“On the benefit side of the equation, the report finds some limited evidence of benefit depending on what other farming choices are made. There was no indication that adoption of GMOs is of a uniform net benefit in any or all agroecosystems. For example, if GM cropping is compared to high input monocultures without crop rotation, there can be a benefit, but not necessarily a benefit if it is compared with some other management systems. Importantly, they confirm observations that many of us have made that the adoption of GM cultivars has not so far contributed to increases in yield.

“The last comments I’ll make are on the suggestion by the NAS report that new techniques are blurring the lines between what occurs in ‘conventional breeding’ and what might be achieved in the laboratory. This might in the future make knowing how a GMO is made less important for a risk assessment. The NAS report makes two careful caveats to this view.

“First, their recommendation is coupled with the routine use of the new ‘omics’ techniques in risk assessments. That would require a change in current practice both in the US and here. Previous NAS reports have made very clear that a critical reason for process-based risk assessment is the difficulty in detecting unintended changes in GM plants compared with other ways plants can be developed. The current NAS report authors believe that the problem may be addressed if routine use of omics techniques becomes standard practice. However, such techniques are not routinely used and our regulatory authorities do not require them to be. Guidelines for their use should be developed and required by regulatory authorities.

“Second, the NAS report says that purely scientific issues of effects on the environment and human health are not the only relevant issues of risk, harm or benefit. For example, GMOs are not used in isolation from prevailing and very different intellectual property rights restrictions and farm management techniques. Therefore cultural, economic, legal and social effects (including those with indirect effects on the environment and human health) also are legitimately considered by a society adopting these products.”

Moth and beetle join forces in the fight against tutsan

The Environmental Protection Authority (EPA) has approved a moth and beetle to help stamp out tutsan, or Hypericum androsaemum). which is is considered a serious agricultural and environmental pest in the central North Island.

The yellow-flowering shrub was introduced into New Zealand as a garden plant in the 1800s but had grown out of control by 1924 and has been a growing threat to hill country farming since the 1950s.

It thrives in the central North Island, particularly around stream margins and regenerating scrub. In some areas, such as the Waikato, landowners work with their regional councils to control the weed.

Although it’s not toxic, livestock will not eat it and removing it is time consuming. Even minor infestations require intensive effort and herbicides are usually used to control or reduce larger infestations.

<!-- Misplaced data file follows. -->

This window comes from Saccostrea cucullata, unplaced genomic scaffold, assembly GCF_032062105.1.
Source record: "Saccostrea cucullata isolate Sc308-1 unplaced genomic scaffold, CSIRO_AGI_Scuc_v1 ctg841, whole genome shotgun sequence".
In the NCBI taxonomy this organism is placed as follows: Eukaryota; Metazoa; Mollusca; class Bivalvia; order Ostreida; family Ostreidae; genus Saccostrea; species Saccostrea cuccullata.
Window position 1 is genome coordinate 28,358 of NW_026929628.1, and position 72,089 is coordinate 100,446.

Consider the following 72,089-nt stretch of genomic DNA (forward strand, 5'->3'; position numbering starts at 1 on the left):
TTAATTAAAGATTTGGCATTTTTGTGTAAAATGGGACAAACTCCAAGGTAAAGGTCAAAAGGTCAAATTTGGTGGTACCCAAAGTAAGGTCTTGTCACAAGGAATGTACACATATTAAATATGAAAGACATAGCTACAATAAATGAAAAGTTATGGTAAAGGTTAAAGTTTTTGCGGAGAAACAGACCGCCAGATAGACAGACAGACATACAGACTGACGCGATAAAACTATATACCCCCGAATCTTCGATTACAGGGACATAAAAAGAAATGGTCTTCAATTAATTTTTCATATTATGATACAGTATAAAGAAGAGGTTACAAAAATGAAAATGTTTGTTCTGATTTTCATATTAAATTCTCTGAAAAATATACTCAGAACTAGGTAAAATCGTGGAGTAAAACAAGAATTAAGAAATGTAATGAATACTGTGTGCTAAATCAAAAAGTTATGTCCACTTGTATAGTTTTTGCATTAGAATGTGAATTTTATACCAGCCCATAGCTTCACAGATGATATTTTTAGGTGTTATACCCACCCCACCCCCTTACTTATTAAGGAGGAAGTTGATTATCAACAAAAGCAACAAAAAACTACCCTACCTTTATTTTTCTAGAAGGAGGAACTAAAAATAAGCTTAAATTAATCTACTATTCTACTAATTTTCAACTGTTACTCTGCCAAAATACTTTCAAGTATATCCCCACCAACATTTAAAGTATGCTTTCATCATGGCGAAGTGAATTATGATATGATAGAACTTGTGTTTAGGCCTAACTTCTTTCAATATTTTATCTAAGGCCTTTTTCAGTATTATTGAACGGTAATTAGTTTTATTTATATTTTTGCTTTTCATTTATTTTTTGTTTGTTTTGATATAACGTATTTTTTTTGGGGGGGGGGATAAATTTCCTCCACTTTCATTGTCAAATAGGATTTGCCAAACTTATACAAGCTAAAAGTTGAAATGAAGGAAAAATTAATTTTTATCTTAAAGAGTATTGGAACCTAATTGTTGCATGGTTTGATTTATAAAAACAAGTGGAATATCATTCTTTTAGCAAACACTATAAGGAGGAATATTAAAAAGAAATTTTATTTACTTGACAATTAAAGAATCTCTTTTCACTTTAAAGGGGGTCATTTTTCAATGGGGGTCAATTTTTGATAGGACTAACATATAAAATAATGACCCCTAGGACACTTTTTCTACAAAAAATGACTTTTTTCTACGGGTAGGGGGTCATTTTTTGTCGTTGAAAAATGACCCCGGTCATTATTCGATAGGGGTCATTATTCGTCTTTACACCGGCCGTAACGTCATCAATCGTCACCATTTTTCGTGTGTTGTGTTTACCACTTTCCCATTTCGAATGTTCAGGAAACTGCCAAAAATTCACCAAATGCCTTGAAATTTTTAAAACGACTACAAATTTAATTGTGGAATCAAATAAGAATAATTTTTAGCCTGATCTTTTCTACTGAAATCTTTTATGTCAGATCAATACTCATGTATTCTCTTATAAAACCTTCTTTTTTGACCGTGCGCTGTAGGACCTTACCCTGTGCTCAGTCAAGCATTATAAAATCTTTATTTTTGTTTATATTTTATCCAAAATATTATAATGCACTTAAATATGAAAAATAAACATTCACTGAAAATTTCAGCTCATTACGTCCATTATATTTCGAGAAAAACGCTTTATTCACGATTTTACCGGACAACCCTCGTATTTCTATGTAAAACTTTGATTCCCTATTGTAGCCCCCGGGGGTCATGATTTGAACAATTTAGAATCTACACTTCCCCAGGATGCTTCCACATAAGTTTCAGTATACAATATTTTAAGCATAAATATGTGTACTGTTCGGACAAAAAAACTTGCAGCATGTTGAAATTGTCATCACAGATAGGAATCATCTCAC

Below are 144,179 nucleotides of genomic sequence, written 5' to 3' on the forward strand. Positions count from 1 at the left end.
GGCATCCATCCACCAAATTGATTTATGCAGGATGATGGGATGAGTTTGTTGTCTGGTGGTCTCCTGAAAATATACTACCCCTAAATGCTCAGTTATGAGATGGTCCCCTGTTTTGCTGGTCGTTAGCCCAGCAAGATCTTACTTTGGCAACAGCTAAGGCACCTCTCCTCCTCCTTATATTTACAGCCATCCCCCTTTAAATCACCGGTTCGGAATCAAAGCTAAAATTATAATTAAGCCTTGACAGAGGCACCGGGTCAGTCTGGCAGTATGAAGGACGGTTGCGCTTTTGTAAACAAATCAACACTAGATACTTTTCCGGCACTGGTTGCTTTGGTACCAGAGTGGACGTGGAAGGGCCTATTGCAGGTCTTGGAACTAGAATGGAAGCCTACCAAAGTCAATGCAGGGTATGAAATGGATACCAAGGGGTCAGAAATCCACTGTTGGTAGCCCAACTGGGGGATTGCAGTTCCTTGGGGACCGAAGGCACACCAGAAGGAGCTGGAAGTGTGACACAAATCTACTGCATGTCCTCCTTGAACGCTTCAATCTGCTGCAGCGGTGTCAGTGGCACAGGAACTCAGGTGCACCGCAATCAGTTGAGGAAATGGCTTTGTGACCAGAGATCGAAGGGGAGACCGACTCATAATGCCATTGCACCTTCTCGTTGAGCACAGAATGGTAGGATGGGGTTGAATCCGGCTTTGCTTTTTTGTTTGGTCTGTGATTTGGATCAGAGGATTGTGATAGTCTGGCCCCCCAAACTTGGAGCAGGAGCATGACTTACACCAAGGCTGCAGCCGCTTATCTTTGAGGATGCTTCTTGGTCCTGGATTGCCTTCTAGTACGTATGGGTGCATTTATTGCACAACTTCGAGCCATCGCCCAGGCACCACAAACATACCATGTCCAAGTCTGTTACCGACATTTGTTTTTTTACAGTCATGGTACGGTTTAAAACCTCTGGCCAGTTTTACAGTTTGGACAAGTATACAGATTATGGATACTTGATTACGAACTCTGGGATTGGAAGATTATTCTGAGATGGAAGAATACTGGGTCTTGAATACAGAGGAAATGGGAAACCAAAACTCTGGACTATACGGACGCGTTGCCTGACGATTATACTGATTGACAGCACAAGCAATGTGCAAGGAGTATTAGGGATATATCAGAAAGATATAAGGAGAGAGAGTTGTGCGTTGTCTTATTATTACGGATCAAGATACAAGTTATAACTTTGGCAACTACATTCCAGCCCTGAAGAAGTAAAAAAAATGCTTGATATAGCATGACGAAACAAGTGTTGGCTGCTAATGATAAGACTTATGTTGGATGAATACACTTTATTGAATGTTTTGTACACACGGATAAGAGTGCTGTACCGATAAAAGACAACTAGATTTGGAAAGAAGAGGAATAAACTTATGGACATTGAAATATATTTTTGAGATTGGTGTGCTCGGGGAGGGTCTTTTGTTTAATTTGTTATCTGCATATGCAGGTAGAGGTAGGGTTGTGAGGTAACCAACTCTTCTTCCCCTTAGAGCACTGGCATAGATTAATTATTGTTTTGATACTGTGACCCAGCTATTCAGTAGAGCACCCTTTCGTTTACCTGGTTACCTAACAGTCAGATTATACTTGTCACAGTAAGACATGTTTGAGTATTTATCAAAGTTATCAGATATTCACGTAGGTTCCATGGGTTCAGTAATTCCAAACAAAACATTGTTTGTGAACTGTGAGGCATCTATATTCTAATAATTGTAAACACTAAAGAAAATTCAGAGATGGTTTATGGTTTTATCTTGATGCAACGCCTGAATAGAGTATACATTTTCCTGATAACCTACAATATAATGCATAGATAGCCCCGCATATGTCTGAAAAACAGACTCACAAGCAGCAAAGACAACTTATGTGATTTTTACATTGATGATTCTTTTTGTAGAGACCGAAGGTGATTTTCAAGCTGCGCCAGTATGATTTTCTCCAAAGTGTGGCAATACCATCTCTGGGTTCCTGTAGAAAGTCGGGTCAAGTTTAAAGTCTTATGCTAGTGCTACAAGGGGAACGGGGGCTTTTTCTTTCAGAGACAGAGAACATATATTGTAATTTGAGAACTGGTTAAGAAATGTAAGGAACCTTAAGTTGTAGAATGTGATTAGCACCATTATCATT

As a result, tutsan cannot be bought, sold, propagated, distributed or included in commercial displays.

The EPA has approved the use of two biocontrol agents, a moth and a leaf-feeding beetle, to help in the fight to combat the weed. The larvae of the moth (Lathronympha strigana) feed on the leaves and stems of the plant in spring and burrow into the fruit, consuming its seeds. The leaf beetle larvae (Chrysolina abchasica), in large enough numbers, are capable of stripping the plant of its leaves.

Ray McMillan, the EPA’s Acting General Manager of Hazardous Substances and New Organisms, says using biological control agents, or nature’s enemies, is a cost-effective way of targeting and reducing the impact of pest plants such as tutsan without resorting to chemicals.

The application to use these agents was made by the farmer-led Tutsan Action Group.

NZ and US scientists collaborate to promote the health capabilities of berries

Developing science and business strategies to promote the health benefits of berry fruits was a key theme at a workshop this month between representatives of Plant & Food Research and the North Carolina Research Campus.

By sharing research capabilities and technology, and aligning research interests, the two organisations aim to enhance scientific outcomes and hasten the delivery of new findings which can be applied as commercial opportunities for the berry fruit industry.

The collaboration specifically aims at developing a robust dossier of scientifically-validated health claims for berry fruit, to help position them as a high-nutrition ‘go to’ food.

The berry fruit industry in New Zealand is valued at over $100 million.

The  workshop identified four existing research programmes and two new research areas where add-value could be gained through collaboration, including work in cellular function and immunity, antioxidants and protein-binding, plant genomics, and skin health.

Targets around grant funding and the publishing of research papers were set, too.

The organisations from the NCRC involved in the research collaboration include North Carolina State University, University of North Carolina Chapel Hill, Appalachian State University and the Dole Nutrition Research Institute.

Representatives from eight New Zealand companies and industry organisations were apprised of developments in research in areas such as berries and exercise, metabolic function, immune function, and the overall impact of berry consumption on human health.

Dr Roger Harker, Plant & Food Research’s Science Group Leader for Consumer and Product Insights, discussed the differences in consumer markets regarding fruit consumption, and perceptions around fruit and health outcomes.

The next workshop is planned for early 2017 and the the parties hope to hold additional meetings at least once a year.